Managing to a Budget

Tax Professionals' Resource
October 16, 2012 — 1,318 views  
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Managing to a Budget

When you work as an accountant, either in a corporate setting or a private one, there are three key issues that you must always face when trying to stay within a budget. These three issues can be frustrating at times, but understanding how to deal with your corporate managers or private clients when these problems arise is the key to your success.

1. Unstable Income Levels. One of the hardest issues an accountant faces when trying to maintain a budget is unstable income levels. If the business generates a high amount one month, and way below that level the next, it is hard to maintain a budget. While this scenario may happen occasionally, when a business consistently bounces from high to low income, specific steps must be taken.
As the accountant you must manage the bills based on the lowest income level. Each time there is a surplus, advice your clients to invest into the company with cash or save for a rainy day. Advise them not to extend any new lines of credit with the thought in mind that the following month could be a low income month again.

This can be very hard on the accountant who is faced with telling a business owner or corporate manager what must be done to stay financially sound. It is human nature to want to spend-spend-spend, and pay for it all later.

2. Unrealistic Goals. Accountants often face business owners or managers that have unrealistic ideas when it comes to their money. They believe that if they brought in a specific amount of income, all of that is accessible to spend. They often forget about the bills, taxes, and staying within a budget.

Other managers may have unrealistic goals set for paying off debt. They believe every extra penny should be paid into debt, even if this means sacrificing in other areas of their business. While it is admirable that a company wishes to become debt free, it is also an unsustainable practice.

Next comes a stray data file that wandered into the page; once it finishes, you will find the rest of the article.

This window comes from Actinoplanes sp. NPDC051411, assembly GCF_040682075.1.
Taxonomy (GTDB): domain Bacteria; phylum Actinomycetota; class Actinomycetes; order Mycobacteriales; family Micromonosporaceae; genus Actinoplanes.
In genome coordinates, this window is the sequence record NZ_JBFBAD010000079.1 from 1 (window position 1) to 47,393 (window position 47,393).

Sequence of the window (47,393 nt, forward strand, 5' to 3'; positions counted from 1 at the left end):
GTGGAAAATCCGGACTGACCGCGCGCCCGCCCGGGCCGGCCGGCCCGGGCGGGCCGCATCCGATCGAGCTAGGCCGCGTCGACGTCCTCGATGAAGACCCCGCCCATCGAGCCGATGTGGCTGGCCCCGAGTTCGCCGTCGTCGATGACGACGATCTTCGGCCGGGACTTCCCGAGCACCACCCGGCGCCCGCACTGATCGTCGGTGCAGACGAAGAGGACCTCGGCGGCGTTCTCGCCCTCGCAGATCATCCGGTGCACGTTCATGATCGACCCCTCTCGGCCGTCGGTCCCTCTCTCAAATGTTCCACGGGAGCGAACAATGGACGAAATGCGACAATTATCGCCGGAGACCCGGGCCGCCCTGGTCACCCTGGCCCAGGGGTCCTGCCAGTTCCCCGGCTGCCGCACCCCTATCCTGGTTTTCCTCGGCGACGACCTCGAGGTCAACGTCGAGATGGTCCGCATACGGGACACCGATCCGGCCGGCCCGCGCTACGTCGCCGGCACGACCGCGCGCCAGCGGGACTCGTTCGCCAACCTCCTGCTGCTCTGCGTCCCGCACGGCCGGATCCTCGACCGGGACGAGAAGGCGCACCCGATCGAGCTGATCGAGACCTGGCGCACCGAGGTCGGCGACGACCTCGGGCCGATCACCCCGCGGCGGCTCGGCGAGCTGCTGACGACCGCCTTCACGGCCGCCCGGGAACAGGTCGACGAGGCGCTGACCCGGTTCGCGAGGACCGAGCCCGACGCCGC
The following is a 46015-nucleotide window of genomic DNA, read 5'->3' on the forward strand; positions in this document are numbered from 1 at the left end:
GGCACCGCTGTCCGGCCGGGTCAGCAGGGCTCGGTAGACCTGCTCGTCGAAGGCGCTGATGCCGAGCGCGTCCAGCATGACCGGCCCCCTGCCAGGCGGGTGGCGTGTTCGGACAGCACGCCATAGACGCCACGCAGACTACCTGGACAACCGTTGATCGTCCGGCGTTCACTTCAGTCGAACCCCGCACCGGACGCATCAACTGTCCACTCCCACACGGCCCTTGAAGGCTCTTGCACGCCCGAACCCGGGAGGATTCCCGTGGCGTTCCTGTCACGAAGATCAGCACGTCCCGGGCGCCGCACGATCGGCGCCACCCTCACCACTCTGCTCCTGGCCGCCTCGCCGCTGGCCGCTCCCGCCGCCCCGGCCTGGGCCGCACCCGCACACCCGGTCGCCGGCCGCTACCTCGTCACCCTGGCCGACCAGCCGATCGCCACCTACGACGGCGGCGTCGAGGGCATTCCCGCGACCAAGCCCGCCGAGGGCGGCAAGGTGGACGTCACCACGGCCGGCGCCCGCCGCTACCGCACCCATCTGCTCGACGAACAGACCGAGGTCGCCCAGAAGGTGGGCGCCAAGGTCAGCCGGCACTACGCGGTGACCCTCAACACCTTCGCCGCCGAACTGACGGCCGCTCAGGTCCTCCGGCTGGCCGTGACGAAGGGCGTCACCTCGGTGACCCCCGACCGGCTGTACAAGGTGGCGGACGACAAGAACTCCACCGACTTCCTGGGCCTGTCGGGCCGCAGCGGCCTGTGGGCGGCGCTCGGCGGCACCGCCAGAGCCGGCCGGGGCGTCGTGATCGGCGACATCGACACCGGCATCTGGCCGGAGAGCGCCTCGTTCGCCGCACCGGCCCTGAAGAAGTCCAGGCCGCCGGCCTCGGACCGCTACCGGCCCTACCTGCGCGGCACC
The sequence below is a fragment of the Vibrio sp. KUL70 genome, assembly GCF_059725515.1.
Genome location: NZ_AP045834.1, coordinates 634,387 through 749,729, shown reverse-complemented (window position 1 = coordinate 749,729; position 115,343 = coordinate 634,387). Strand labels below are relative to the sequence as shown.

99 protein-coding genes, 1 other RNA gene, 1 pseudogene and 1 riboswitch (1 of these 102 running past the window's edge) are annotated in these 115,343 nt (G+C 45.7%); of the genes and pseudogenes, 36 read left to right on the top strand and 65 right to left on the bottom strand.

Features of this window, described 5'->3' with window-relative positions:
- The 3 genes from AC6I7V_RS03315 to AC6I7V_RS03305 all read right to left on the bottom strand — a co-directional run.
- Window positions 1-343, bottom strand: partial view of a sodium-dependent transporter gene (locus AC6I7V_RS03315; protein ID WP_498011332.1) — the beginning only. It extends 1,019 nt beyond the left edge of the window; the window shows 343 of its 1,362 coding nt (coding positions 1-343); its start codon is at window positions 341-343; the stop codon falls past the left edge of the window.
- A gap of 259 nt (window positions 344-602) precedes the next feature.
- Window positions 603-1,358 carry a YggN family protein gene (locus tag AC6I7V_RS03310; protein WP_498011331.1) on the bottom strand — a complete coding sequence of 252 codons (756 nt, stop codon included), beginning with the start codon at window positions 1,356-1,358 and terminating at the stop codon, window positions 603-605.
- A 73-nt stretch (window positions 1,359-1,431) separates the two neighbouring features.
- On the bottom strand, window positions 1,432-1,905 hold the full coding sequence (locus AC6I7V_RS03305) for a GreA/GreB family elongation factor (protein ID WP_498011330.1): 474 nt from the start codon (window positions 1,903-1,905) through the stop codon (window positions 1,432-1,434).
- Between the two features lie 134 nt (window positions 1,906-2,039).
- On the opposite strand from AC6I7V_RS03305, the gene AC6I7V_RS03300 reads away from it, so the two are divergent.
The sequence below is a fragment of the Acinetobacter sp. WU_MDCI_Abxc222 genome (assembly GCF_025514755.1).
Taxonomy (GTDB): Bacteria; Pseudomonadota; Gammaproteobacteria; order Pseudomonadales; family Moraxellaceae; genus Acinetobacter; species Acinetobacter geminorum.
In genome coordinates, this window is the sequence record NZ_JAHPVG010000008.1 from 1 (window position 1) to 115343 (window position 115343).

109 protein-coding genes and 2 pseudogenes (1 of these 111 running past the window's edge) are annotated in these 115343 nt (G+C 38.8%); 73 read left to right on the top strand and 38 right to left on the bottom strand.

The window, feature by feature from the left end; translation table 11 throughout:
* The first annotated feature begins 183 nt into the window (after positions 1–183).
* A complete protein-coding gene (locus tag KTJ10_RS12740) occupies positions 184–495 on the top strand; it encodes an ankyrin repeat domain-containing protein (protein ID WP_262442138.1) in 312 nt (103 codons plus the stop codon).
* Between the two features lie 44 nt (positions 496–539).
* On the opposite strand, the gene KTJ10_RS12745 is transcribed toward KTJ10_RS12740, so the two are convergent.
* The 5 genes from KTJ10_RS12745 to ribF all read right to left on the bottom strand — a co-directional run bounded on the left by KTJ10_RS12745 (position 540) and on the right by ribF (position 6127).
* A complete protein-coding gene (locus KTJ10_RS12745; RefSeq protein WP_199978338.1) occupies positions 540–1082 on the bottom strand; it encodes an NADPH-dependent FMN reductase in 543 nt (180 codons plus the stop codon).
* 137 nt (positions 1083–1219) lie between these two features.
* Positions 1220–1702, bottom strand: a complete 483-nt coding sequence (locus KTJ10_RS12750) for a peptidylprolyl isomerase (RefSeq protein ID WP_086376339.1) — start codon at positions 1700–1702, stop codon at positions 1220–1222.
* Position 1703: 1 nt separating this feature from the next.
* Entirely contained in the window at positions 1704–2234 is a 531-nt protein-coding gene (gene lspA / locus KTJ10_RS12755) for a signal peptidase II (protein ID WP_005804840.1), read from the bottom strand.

Work with your clients or managers about a debt repayment plan that will allow the company to pay down high interest debts first, while saving for a rainy-day fund. This will help you as their accountant balance the income of the company, while preventing a monetary disaster if a crisis occurs.

3. Uncontrolled Spending. This situation is most common for accountants that have a private practice. Many businesses or individuals seek the assistance of an accountant because they are not good at tracking their money. However, these same individuals once they have hired an accountant no longer act responsibly with their spending.

Each month the accountant receives stacks of bills to pay and balance, and later, when the balancing is complete, the client is angered by how little money they have left.

This is a tricky situation to deal with as an accountant. You have to work with these clients in a manner that encourages them to set aside their spending money and stick to a budget. You will have to be ready for resistance and anger. You will also have to be ready for them to walk out of your office.

Take your time and gently teach them how to budget. Overall, most clients will respond well with time.


Tax Professionals' Resource